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Outside of that . . . Catatonia." “Permanent?" Mary Noyes asked. Young Doctor
Jeems looked surprised and indignant. He was one of the brighter young men of
Kingston Hospital despite the fact that he was not a peeper, and was fanatically ...
We make the catatonic wish to escape come true. We make the experience they
desire actually happen. We dissociate the mind from the lower levels, send it
back to the womb, and let it pretend it's being born to a new life all over again.
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I was set to give this story five stars throughout most of the book, but the ending threw me off. Way off.
The majority of the story is a detective story; we follow a crime from the angle of the perpetrator, and the investigating police officer. The caper is made all that much more exciting by the existence of people with esp, known as peepers, of which our investigator is one, and our perpetrator is not. A thrilling game of mouse and peeper cat made the book a quick read, and fun to follow. The inclusion of the catchy lyrics the perpetrator has purposely stuck in his head to keep himself from leaking his crime to the psychics around him interspersed throughout the dialog and action was a great touch that really increased the tension through certain parts of the story.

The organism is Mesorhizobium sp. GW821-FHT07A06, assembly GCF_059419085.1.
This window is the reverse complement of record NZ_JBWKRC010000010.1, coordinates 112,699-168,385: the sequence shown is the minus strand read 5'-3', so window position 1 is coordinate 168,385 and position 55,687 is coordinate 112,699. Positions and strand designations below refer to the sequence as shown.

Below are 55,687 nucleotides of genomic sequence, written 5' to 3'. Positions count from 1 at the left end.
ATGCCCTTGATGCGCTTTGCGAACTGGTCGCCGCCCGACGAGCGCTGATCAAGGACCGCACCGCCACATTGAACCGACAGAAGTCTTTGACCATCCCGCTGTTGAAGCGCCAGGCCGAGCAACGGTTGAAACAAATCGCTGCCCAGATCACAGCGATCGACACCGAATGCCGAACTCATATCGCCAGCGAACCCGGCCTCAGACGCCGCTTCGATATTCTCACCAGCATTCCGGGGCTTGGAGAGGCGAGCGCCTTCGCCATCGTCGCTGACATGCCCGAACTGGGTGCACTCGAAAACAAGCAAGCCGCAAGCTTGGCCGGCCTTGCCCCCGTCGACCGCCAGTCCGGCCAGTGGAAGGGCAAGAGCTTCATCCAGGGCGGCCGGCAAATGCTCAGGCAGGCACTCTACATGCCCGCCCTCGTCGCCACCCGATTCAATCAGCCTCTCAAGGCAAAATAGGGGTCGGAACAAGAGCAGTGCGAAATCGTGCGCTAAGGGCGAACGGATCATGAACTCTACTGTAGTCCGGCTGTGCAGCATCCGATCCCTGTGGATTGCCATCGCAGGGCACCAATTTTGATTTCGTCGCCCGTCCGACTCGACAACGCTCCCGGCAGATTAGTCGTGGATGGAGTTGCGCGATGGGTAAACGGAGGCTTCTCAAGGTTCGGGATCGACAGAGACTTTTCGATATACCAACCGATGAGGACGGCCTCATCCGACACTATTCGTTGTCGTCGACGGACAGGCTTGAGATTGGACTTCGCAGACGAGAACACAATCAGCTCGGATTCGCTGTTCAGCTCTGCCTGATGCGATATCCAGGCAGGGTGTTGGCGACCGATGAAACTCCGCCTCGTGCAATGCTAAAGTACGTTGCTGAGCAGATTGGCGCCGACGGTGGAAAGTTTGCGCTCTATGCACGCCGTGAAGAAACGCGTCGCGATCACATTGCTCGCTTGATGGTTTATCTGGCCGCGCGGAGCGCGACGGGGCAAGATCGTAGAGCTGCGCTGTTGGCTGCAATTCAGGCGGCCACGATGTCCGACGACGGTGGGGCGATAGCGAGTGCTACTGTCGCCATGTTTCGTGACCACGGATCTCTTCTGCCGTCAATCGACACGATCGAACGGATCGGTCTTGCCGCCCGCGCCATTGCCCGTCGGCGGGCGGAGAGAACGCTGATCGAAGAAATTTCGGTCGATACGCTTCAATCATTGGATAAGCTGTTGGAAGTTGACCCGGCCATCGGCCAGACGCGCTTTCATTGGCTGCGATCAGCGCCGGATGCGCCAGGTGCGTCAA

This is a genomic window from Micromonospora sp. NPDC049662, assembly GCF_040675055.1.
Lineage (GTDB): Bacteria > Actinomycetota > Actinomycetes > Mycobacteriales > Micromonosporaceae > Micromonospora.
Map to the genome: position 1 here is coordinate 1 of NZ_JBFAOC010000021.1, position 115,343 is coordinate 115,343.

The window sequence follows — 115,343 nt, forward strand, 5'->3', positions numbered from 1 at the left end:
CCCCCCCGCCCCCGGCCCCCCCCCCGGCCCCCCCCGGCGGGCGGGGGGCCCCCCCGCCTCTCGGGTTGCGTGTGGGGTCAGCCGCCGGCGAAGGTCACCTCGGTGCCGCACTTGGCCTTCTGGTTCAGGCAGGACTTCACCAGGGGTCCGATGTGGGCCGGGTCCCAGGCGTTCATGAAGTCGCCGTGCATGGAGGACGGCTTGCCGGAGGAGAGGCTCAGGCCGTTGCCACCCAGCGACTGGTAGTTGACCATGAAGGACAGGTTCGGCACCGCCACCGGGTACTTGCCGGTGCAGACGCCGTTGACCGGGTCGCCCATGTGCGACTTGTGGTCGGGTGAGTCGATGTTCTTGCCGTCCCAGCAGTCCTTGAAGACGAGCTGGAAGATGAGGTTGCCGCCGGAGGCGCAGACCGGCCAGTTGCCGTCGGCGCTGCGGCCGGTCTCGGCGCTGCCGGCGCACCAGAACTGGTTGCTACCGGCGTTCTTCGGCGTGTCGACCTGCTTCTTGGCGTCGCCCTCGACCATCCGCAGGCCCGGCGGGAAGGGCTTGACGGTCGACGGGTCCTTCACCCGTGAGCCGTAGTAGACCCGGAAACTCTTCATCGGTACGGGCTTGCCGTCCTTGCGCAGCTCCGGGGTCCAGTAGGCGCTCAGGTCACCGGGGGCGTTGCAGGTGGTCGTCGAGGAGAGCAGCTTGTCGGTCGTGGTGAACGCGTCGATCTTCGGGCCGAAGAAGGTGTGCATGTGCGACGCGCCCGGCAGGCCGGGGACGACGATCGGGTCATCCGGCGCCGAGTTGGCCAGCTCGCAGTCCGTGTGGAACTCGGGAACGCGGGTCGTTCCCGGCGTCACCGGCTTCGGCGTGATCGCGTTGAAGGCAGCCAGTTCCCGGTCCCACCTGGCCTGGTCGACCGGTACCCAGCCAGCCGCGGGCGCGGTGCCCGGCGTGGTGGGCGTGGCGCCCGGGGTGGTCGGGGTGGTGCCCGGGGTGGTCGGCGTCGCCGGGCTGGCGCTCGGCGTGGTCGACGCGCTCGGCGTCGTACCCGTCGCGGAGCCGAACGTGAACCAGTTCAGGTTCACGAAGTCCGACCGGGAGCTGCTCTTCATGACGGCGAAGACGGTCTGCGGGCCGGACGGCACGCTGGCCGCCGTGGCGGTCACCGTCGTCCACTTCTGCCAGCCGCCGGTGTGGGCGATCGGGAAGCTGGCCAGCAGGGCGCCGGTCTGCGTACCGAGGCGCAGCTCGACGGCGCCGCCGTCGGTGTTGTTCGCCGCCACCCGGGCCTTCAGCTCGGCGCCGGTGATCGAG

The conclusion however, I felt turned suddenly to a different tone altogether. The plot became less understandable, and the ending somewhat preachy. I suddenly got the impression that the author wrote the whole book as a means to state the exposition. Five stars until the last thirty pages or so.